Pay minimum wage arrears from April to avoid fresh protest, Labour unions warn

LABOUR unions in Nigeria have urged the Federal Government to ensure the new minimum wage’s implementation covers the period between April 18, when the law was signed by President Muhammadu Buhari, till date, in order to avoid fresh confrontation.

This demand was made in a statement released to the press on Monday by the Trade Union Side of the Joint National Public Service Negotiating Council (JNPSNC). It was signed by the acting chairman, Simon Anchaver, and secretary, Alade Lawal.

The group, which comprises eight public service trade unions present in all states including the Federal Capital Territory, commended workers for their patience, understanding, and for trusting the TUS leadership with the negotiation.

“We are also glad that government has taken note of the need for a general salary review in the Public Service,” it said. “We are looking forward to this review and we hope that the Federal Government will keep to its promise which was made during the negotiation of consequent adjustment.

“We also wish to advise that since the 2019 national minimum wage was signed into law by Mr. President on April 18 2019, the implementation should start from that date so as not to trigger off another avoidable round of agitation by Public Service employees and their trade unions.”

As President Buhari signed the Minimum Wage Repeal and Enactment Act in April, Ita Enang, Senior Special Assistant to the President on National Assembly Matters, had assured journalists that the law’s implementation was immediate. But this did not happen and trade union leaders accused the government of being unserious while also threatening to go on strike.

Finally, on Friday, the parties reached an agreement on the consequential adjustments to the new wage of N30,000 according to various grade levels.

In its press statement on Monday, the TUS also praised the leadership of the Trade Union Congress and Nigeria Labour Congress (NLC) for contributing to the successful negotiation.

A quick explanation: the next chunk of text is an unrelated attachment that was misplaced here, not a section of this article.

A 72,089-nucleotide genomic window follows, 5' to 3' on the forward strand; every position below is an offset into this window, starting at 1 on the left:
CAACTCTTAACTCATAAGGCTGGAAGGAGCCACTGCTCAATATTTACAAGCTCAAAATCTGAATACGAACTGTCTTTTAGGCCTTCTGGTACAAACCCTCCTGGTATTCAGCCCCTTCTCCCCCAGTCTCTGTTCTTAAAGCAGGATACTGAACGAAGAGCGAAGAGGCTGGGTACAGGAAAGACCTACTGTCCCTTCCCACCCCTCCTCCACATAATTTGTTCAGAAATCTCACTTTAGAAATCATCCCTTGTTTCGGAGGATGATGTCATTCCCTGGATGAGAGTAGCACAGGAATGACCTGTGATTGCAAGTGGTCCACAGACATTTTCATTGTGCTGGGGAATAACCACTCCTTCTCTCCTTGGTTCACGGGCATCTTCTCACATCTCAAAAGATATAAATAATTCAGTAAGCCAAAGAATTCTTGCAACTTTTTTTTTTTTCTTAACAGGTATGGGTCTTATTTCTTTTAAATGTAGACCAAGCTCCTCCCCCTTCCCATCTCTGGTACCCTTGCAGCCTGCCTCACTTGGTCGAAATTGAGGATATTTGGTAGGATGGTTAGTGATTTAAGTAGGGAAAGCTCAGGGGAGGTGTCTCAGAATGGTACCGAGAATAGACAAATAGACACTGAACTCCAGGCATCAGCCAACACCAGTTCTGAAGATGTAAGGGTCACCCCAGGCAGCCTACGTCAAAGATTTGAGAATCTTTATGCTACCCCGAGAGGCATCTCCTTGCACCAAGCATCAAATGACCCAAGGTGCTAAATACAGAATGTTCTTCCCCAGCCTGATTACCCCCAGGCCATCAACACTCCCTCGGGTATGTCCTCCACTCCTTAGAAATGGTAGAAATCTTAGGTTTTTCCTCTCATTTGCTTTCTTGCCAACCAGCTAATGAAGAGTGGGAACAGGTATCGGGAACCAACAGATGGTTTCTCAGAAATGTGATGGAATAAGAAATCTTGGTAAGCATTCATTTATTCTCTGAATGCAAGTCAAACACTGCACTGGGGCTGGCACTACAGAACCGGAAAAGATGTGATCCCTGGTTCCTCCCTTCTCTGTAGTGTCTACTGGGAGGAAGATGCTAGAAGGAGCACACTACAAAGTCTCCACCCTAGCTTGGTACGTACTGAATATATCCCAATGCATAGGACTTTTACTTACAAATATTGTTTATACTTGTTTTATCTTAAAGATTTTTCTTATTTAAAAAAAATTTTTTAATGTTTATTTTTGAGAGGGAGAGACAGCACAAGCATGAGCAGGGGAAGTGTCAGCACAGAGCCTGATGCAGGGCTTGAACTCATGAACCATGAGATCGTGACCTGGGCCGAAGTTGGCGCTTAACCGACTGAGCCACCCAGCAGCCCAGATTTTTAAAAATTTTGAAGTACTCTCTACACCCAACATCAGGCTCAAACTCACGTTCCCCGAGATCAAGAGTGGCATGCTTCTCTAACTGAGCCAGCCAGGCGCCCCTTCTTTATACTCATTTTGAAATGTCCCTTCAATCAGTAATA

“The TUS equally hailed the Honourable Minister of Labour and Employment, Dr. Chris Ngige, for properly managing the trade dispute when the government side tried to derail the negotiation leading to marathon meetings in his office before an agreement could be reached,” it said.

“We are particularly glad that the Honourable Labour Minister has urged all employers covered by the 2019 national minimum wage Act to commence payment failing which the trade unions should declare trade disputes against such employers at the Ministry or drag them to the National Industrial Court.”

It commended acting Head of Civil Service of the Federation, Folashade Yemi-Esan, for promising that all necessary arrears will be paid, and all stakeholders for exerting “so much energy, dedication and intellect during the prolonged negotiation on consequential adjustment before reaching agreement acceptable to both parties”.

Following Friday’s agreement, Ayuba Wabba, President of the NLC, has also urged the government not to increase the personal income tax, electricity tariff, and price of petroleum products as this would only “amount to collecting with the left hand what is given to workers with the right hand”.

Meanwhile, an analysis of the National Bureau of Statistics’ Consumer Price Index (CPI) figures by The ICIR has shown that workers who earned N18,000 in 2015 and now earn N30,000 still aren’t better off due to inflation. This is because the average civil servant would have still lost 1 per cent of his purchasing power.

Put differently, “the new wage can only buy about the same amount of items which N18,000 could buy four years back … as a result of an increase in the prices of commodities as well as other economic activities”.

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